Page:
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I am touring musician and a perfectionist.
I feel the need to admit/proclaim my perfectionism as if I were in a group-help meeting because it creates challenges in many aspects of my life. (It’s also to thank for much of my success.)
For perfectionists, making decisions can be paralyzing. Our days are marked with food envy, long email drafts, and hours of clothing try-ons.
My travel life means an immeasurable number of decisions every day, with the added pressure of experiencing a new area and a lack of routine and structure. How should I schedule this day to see a new place and get work done? When will meals happen? Do I take an Uber, or walk for exercise? Sightsee or rest? Scheduling, restaurant menus, gyms, and so on are all breeding grounds for decision-making strife, and it can be exhausting. After some degree of agonizing, I eventually make a decision, but then spend varying amounts of time wondering about my declined options or wishing I’d decided differently.
It took quite a few therapy sessions to uncover that the stress I feel is rooted in my fear of making the wrong decision, and the fear of my future self-making me suffer through regret or guilt. I once said, “I’m just afraid Diana of 5 p.m. will make me feel like sh*t for this.”
My worrying mind convinces me that if I continue to weigh the odds of a decision and consider every variable, it will eventually become clear, and I will carry out the activity with clarity and ease. That is rarely the case, and this fantasy often leads to far more time spent deciding than being present for the decision made.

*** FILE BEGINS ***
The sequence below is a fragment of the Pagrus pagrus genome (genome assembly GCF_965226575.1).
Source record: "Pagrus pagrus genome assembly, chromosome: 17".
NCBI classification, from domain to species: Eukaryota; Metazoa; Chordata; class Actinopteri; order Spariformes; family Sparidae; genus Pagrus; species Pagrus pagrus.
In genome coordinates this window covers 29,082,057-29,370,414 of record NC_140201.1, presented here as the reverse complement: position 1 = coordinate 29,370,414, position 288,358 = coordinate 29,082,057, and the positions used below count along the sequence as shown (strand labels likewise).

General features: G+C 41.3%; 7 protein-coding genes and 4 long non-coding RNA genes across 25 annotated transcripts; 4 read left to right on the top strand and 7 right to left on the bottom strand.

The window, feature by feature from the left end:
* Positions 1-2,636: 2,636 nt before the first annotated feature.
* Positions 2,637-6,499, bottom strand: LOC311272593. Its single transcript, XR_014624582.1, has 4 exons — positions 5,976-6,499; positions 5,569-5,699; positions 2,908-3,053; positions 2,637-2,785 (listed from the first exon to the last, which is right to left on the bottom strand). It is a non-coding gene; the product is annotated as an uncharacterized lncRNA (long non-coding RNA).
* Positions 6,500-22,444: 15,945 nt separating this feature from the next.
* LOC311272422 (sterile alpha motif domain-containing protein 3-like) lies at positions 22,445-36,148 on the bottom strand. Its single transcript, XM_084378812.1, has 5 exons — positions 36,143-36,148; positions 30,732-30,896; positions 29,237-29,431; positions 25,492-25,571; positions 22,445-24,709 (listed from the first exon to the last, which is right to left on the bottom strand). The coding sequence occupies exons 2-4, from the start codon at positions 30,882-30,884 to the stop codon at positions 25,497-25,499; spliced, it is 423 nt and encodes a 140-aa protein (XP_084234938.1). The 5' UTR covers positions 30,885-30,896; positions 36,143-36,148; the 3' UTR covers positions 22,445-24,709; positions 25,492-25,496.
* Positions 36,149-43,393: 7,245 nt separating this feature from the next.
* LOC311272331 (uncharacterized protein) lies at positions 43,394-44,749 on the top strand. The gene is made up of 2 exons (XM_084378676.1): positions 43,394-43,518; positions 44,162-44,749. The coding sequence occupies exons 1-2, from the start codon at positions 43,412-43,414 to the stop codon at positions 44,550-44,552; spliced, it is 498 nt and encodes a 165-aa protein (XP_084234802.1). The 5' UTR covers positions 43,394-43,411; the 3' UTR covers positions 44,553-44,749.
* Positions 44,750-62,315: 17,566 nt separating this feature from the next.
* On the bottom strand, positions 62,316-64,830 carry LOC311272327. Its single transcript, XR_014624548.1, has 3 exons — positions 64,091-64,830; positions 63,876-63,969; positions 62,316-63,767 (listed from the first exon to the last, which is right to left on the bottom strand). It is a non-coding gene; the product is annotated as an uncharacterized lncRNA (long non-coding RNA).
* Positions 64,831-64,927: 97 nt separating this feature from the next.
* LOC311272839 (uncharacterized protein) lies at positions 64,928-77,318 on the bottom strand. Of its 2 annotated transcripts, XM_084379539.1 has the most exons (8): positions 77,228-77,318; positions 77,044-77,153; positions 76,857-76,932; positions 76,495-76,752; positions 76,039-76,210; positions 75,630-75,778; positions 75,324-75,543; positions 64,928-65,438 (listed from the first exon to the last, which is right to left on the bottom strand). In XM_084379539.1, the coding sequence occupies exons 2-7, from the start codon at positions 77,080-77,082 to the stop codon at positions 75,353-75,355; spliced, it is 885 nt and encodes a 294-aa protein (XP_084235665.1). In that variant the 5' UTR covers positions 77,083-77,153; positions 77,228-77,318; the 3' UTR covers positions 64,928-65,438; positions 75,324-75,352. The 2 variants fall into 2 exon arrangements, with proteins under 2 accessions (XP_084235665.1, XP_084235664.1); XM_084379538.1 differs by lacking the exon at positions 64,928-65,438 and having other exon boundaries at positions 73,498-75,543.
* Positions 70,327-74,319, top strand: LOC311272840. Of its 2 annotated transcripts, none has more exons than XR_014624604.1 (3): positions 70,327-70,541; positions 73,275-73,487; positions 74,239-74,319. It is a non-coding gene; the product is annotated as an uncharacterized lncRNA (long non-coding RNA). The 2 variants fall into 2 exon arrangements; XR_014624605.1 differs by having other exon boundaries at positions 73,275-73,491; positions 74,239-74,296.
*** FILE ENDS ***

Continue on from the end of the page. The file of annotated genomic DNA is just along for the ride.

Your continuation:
After years of frustration, I set out to relieve some of this stress in my life. Surely this was a breakable habit. Taking the time to recognize my tendencies and outside influences has been a powerful system for streamlining the decision-making process and quieting all the perfectionist voices getting in my way.
Here are a few tips that have helped me:
1. Asking myself: “What do I truly want?”
It’s harder to answer than it sounds. And more specifically: “What’s influencing my decision?” “Is this what sounds best to me, or is it just what I think I should do, what someone else wants, or what I ‘usually’ do?” “What would I choose if it didn’t affect a single other person?”
2. Asking myself: “What am I hoping to feel today, and what will make me feel that way?
Is today a day to feel relaxed? Healthy? Accomplished? Inspired? Social? Making this decision before the day starts can allow you to pass all the in-the-moment decisions through this filter.
3. The most revolutionary: trusting my ability to make the best of any outcome.
Decision paralysis comes from fear of making the “wrong” decision, but that fear overlooks the fact that it’s us who decides if it’s right or wrong. We have control over our feelings afterward. When the decision has been made, it’s made, and any time spent wishing for a different outcome will prevent us from enjoying the decision we did make. If we approach the situation trusting that we’ll be okay on the other side, we take the pressure off of ourselves to make the “perfect” decision at the outset.
You have the ability to walk proudly in the clothes you chose or enjoy the conversation that accompanies your not-so-great brunch order. Don’t worry about making the right decision; trust that you’ll make your decision the right one.
This trust in our own ability to adapt can set us free both before and after the big decision moment, however small.